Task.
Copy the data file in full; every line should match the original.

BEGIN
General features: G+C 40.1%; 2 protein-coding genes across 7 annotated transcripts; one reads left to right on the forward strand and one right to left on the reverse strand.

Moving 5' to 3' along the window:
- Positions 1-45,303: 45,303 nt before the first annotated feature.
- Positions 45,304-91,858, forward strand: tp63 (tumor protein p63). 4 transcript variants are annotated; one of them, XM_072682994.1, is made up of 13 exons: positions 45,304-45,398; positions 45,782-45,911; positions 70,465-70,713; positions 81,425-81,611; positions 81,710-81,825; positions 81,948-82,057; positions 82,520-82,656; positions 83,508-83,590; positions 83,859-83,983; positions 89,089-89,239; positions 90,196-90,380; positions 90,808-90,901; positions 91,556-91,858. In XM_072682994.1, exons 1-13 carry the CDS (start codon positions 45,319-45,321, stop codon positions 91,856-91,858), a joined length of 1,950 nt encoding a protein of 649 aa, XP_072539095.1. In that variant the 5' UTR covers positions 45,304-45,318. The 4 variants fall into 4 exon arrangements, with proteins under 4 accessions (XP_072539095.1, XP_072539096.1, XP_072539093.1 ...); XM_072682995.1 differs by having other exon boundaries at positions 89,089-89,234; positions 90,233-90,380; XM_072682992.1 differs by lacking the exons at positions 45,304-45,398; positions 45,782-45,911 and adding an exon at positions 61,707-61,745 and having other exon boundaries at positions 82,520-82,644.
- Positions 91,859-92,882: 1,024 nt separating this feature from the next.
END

General features: G+C 40.1%; 2 protein-coding genes across 7 annotated transcripts; one reads left to right on the forward strand and one right to left on the reverse strand.

Moving 5' to 3' along the window:
- Positions 1-45,303: 45,303 nt before the first annotated feature.
- Positions 45,304-91,858, forward strand: tp63 (tumor protein p63). 4 transcript variants are annotated; one of them, XM_072682994.1, is made up of 13 exons: positions 45,304-45,398; positions 45,782-45,911; positions 70,465-70,713; positions 81,425-81,611; positions 81,710-81,825; positions 81,948-82,057; positions 82,520-82,656; positions 83,508-83,590; positions 83,859-83,983; positions 89,089-89,239; positions 90,196-90,380; positions 90,808-90,901; positions 91,556-91,858. In XM_072682994.1, exons 1-13 carry the CDS (start codon positions 45,319-45,321, stop codon positions 91,856-91,858), a joined length of 1,950 nt encoding a protein of 649 aa, XP_072539095.1. In that variant the 5' UTR covers positions 45,304-45,318. The 4 variants fall into 4 exon arrangements, with proteins under 4 accessions (XP_072539095.1, XP_072539096.1, XP_072539093.1 ...); XM_072682995.1 differs by having other exon boundaries at positions 89,089-89,234; positions 90,233-90,380; XM_072682992.1 differs by lacking the exons at positions 45,304-45,398; positions 45,782-45,911 and adding an exon at positions 61,707-61,745 and having other exon boundaries at positions 82,520-82,644.
- Positions 91,859-92,882: 1,024 nt separating this feature from the next.